Parent Roles and Expectations

Your Child, Scouting, and You

Whether a Cub Scout lives with two parents or one, a foster family, or other relatives, their family is an important part of Cub Scouting. Parents and adult family members provide leadership and support for Cub Scouting and help ensure that boys and girls have a good experience in the program.

As a parent, you want your children to grow into adults who now thier worth, are self-reliant, dependable, and caring. Scouting has these same goals. Since 1910, the Boy Scouts of America has been weaving lifetime values into fun and educational activities designed to assist parents in strengthening character, good citizenship, and physical fitness in youth.

Scouting is family values. At the same time, Cub Scout aged kids don't join Scouting to build character - they join Cub Scouting because it's FUN!

Cub Scout Parent Promise

As a parent of a Cub Scout

I will do my best

To help my child

Live up to the Cub Scout Promise

And obey the Law of the Pack.

I will work with my child

On achievements and projects.

I will attend the Pack Meetings

And help as needed to make the Pack go.

We will continue

To do our best

To help our children along the achievement trail

And share with them the work

And the fun of Cub Scouting.

Parent Guidelines and Expectations

1. Take your Scout to Den Meetings.

The weekly Den Meetings is where your Scout will complete many requirements as part of a group, which is more fun than working alone! Help your Scout finish requirements at home, and work on elective adventures.

2. Read over your Scout's handbook.

Often there are requirements that can only be completed at home, such as cooking breakfast for the family. Every once in a while, look through his book and see what you can do to help. Ask your Den Leader which requirements to work on at home if you aren't sure. Any requirement that involves sharing with your Den can be done at home and presented at any Den meeting - just let your Den leader know you have something to share!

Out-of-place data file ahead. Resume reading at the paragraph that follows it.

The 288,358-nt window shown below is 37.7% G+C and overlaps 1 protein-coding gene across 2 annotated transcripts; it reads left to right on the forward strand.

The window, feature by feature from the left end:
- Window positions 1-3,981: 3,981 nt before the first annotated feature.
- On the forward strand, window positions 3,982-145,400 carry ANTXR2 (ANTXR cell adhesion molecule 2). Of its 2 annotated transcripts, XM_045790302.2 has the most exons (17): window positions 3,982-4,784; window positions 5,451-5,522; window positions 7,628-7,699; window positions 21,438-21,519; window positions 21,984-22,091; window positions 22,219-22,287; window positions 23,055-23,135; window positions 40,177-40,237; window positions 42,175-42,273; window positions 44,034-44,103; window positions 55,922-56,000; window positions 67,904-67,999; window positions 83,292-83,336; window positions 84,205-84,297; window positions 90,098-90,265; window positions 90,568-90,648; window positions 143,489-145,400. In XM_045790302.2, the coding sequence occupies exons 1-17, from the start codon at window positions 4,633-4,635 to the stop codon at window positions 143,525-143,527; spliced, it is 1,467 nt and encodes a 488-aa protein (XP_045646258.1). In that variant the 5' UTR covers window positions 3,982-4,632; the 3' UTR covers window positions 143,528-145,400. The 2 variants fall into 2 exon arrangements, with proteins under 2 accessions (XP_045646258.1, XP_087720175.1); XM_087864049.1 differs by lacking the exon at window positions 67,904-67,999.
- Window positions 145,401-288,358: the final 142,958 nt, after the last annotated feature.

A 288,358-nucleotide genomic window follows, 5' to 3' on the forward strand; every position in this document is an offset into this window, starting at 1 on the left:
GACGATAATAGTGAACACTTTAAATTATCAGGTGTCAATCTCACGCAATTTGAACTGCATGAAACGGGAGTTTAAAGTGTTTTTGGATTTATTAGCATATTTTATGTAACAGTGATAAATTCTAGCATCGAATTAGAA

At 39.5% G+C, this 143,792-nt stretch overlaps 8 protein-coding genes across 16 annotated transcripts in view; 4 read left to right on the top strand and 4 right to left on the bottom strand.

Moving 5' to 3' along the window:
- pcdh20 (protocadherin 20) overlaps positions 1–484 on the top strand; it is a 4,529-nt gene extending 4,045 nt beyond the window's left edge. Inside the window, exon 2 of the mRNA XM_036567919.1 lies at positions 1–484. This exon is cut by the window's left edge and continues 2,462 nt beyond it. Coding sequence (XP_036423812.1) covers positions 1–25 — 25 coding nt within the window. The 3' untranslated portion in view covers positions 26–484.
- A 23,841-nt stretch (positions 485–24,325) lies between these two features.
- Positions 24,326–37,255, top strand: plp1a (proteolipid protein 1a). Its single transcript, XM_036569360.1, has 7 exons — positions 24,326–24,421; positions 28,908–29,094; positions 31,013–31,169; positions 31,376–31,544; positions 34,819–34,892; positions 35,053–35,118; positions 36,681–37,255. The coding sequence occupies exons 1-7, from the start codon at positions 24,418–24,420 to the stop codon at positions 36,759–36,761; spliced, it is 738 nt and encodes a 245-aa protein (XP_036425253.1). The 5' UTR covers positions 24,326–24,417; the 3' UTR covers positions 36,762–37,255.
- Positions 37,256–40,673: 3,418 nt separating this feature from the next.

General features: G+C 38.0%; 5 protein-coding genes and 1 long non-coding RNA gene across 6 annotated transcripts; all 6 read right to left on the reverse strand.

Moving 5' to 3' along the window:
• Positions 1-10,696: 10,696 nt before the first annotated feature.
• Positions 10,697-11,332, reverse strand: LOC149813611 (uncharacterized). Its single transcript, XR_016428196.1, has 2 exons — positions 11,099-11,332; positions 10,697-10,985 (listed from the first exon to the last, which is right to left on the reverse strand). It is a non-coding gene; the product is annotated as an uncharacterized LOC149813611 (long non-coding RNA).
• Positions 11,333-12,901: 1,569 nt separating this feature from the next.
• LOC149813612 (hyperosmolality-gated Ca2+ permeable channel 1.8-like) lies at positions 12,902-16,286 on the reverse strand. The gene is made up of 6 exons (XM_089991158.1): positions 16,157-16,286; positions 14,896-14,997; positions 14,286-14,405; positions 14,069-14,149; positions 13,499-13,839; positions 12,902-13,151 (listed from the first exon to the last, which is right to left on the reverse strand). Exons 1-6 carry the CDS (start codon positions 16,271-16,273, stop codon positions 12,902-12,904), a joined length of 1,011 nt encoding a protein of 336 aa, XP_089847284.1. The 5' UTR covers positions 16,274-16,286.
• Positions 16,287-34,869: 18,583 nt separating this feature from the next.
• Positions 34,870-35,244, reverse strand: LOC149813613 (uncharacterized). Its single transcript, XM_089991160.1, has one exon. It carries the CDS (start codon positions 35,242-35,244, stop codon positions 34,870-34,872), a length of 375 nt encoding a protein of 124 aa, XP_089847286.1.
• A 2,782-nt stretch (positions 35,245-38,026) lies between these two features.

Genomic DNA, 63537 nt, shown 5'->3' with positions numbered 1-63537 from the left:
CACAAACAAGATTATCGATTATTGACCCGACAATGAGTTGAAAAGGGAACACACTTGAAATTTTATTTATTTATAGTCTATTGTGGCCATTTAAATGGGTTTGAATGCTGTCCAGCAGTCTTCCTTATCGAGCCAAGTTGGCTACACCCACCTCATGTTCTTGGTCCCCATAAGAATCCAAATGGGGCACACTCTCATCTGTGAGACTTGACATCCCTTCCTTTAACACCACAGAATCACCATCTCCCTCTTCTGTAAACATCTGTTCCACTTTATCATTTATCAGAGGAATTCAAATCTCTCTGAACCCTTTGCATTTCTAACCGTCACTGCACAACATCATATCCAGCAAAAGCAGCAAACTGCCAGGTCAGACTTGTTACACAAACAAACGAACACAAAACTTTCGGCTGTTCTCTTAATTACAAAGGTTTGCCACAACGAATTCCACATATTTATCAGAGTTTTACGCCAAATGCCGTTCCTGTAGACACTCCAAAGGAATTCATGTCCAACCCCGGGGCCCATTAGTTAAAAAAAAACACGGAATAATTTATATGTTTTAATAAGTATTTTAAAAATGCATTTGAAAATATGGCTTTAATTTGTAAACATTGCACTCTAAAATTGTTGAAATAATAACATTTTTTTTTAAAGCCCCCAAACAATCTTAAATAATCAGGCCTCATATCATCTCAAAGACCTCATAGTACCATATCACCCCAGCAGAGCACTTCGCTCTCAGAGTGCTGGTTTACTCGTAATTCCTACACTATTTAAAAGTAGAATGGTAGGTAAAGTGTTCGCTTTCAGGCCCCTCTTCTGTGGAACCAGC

3. Come to Pack meetings every month and participate in other activities announced by the Pack.

This is our time to honor your Scout's accomplishments as well as the accomplishments of peers. Please set aside time for this. Having parents attend the Pack meetings has many advantages

  • Scouts really enjoy being recognized in the presence of loved ones!
  • Parents should sit with the Den (especially younger scouts) to model good behavior and monitor the behavior of their Scouts.

Pay attention, and in response to the "wolf ears" Cub Scout sign, silently return the sign. This is how we bring the meetings to order and quiet the Scouts down.

4. Help out with the program.

Work with Den and Pack Leaders as requested to ensure all members of your Den follow the promise and the Law of the Pack.

Cub Scouting is a program based on parent (or guardian) and child participation. A parent or an adult family member should accompany the Scout to all activities, including meetings. Parents will also be asked to participate in Den and Pack level activities.

Parent volunteers are always needed. Registration and training are provided by the Pack for those who are interested in helping in an official capacity. All types of help are needed - driving for trips, leading requirement adventures, helping coordinate events, etc. Remember that Cub Scout Packs don't exist without volunteer leadership and without help from every family, the pack will not succeed!